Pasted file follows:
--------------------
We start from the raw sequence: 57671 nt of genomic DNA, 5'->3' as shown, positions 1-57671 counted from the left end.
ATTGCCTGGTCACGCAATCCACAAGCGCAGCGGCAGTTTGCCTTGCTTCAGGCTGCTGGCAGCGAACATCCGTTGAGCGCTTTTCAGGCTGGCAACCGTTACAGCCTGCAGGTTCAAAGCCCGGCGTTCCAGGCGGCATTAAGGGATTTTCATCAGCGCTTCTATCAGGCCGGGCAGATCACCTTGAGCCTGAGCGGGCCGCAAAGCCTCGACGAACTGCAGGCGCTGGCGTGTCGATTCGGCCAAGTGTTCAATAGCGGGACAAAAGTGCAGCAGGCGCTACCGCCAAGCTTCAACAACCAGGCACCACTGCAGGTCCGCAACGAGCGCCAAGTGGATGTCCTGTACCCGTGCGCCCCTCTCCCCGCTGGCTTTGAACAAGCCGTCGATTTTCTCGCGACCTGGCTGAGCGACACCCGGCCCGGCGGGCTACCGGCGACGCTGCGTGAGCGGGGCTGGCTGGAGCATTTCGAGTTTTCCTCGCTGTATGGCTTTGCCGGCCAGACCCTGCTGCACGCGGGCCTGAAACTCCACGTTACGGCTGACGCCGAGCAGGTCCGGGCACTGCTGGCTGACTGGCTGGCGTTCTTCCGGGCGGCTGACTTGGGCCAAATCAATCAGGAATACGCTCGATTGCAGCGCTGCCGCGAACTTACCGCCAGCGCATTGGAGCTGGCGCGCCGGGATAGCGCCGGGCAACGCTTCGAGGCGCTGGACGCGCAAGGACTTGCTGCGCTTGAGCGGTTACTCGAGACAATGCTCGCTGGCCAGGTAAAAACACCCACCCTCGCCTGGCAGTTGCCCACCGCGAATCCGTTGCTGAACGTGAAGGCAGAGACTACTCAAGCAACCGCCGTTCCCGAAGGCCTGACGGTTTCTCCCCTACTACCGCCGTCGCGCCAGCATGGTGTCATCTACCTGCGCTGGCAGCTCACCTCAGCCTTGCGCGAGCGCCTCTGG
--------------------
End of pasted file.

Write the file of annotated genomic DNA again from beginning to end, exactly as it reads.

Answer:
We start from the raw sequence: 57671 nt of genomic DNA, 5'->3' as shown, positions 1-57671 counted from the left end.
ATTGCCTGGTCACGCAATCCACAAGCGCAGCGGCAGTTTGCCTTGCTTCAGGCTGCTGGCAGCGAACATCCGTTGAGCGCTTTTCAGGCTGGCAACCGTTACAGCCTGCAGGTTCAAAGCCCGGCGTTCCAGGCGGCATTAAGGGATTTTCATCAGCGCTTCTATCAGGCCGGGCAGATCACCTTGAGCCTGAGCGGGCCGCAAAGCCTCGACGAACTGCAGGCGCTGGCGTGTCGATTCGGCCAAGTGTTCAATAGCGGGACAAAAGTGCAGCAGGCGCTACCGCCAAGCTTCAACAACCAGGCACCACTGCAGGTCCGCAACGAGCGCCAAGTGGATGTCCTGTACCCGTGCGCCCCTCTCCCCGCTGGCTTTGAACAAGCCGTCGATTTTCTCGCGACCTGGCTGAGCGACACCCGGCCCGGCGGGCTACCGGCGACGCTGCGTGAGCGGGGCTGGCTGGAGCATTTCGAGTTTTCCTCGCTGTATGGCTTTGCCGGCCAGACCCTGCTGCACGCGGGCCTGAAACTCCACGTTACGGCTGACGCCGAGCAGGTCCGGGCACTGCTGGCTGACTGGCTGGCGTTCTTCCGGGCGGCTGACTTGGGCCAAATCAATCAGGAATACGCTCGATTGCAGCGCTGCCGCGAACTTACCGCCAGCGCATTGGAGCTGGCGCGCCGGGATAGCGCCGGGCAACGCTTCGAGGCGCTGGACGCGCAAGGACTTGCTGCGCTTGAGCGGTTACTCGAGACAATGCTCGCTGGCCAGGTAAAAACACCCACCCTCGCCTGGCAGTTGCCCACCGCGAATCCGTTGCTGAACGTGAAGGCAGAGACTACTCAAGCAACCGCCGTTCCCGAAGGCCTGACGGTTTCTCCCCTACTACCGCCGTCGCGCCAGCATGGTGTCATCTACCTGCGCTGGCAGCTCACCTCAGCCTTGCGCGAGCGCCTCTGG